Facebook VR Prototype shows terrifying working reverse passthrough

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Facebook VR is set to evolve over the next few years. While some like to separate physical and digital realities, the social media company is set to combine the two. Not only will Facebook continue bringing virtual and augmented reality devices, but a perfect mixed reality is the endgame goal.

Facebook has already sorta achieved this with the Oculus Quest. The self-contained VR machine has multiple cameras that can allow users to see outside of the headset. However, people around that person have no idea they're looking at them.

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Facebook VR reverse passthrough is terrifying to look at

In order to tackle this issue, Facebook is working on introducing reverse passthrough to their next generation of VR. Via RoadToVR, Facebook researchers have found a way to combat the issues of eye contact inside the headset. And it's pretty damn terrifying.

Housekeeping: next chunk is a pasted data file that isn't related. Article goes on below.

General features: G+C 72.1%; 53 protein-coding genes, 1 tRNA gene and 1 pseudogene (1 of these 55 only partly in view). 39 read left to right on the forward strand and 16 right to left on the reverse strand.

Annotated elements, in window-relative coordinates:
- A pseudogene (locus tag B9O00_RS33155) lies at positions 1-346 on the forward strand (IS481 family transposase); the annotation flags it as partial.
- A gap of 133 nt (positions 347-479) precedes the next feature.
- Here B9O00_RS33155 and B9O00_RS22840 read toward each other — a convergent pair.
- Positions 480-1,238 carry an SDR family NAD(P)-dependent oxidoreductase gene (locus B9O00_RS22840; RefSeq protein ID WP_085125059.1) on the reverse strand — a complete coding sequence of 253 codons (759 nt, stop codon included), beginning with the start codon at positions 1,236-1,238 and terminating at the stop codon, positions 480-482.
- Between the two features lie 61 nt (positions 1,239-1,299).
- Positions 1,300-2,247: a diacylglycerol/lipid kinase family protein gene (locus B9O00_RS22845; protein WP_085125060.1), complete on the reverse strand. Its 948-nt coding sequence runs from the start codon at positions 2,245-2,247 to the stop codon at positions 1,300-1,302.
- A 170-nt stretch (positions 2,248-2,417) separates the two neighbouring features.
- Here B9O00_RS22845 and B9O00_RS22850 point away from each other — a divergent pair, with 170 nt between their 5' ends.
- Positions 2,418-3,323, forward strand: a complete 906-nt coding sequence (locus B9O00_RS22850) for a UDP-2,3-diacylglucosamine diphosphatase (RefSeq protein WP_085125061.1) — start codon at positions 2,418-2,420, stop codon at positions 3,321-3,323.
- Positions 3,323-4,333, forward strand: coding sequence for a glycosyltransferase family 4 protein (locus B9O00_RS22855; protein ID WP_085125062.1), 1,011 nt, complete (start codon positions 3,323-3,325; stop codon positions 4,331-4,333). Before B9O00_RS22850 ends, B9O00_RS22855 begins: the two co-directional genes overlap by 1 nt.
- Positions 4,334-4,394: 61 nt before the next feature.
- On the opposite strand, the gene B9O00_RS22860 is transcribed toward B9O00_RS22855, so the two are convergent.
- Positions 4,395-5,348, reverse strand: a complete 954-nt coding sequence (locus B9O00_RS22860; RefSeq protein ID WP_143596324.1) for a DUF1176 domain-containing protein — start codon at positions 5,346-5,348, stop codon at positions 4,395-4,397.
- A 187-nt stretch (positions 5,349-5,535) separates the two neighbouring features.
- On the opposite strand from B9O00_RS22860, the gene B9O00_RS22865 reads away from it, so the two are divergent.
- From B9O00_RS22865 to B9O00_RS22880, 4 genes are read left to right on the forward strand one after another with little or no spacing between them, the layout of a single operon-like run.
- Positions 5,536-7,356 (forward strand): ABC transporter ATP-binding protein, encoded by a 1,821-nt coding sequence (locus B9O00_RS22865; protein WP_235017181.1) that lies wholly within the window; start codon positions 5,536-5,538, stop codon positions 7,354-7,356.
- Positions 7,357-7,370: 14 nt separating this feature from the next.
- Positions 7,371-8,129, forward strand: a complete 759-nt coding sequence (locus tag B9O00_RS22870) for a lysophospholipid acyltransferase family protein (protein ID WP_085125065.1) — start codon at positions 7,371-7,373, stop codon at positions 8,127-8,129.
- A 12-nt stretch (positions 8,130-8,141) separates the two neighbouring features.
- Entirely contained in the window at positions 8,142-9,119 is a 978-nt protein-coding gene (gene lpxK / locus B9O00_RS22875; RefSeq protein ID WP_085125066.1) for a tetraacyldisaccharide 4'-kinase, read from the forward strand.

The technology uses light-field displays on the outside of the headset that shows a representation of the user's eyes. Facebook says that this tech is used as normal flat displays caused the user’s eyes to look as if they were floating.

The real-time display of the Facebook VR technology is still rather uncomfortable to look at. While the light-field displays have proper representation of depth and direction, they still look off. From the pictures provided, users look as if there's a magnifying glass on top of their face.

PSX Facebook vr reverse passthrough
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Read More: Facebook's proposed metaverse is going to suck. Here's why.

Why is this tech important?

Facebook's wish to create an accessible metaverse for everyone requires technology like this to succeed. A metaverse requires people to easily have the ability to switch in and out of both realities. However, for ethical reasons, it's important for outsiders to know if someone is looking at them.

This ethical issue was one of the reasons behind the failures of the Google Glass. Google's AR smart glasses notoriously allowed people to record strangers without any signs of knowing. It seems obvious that Facebook is not willing to repeat those mistakes.

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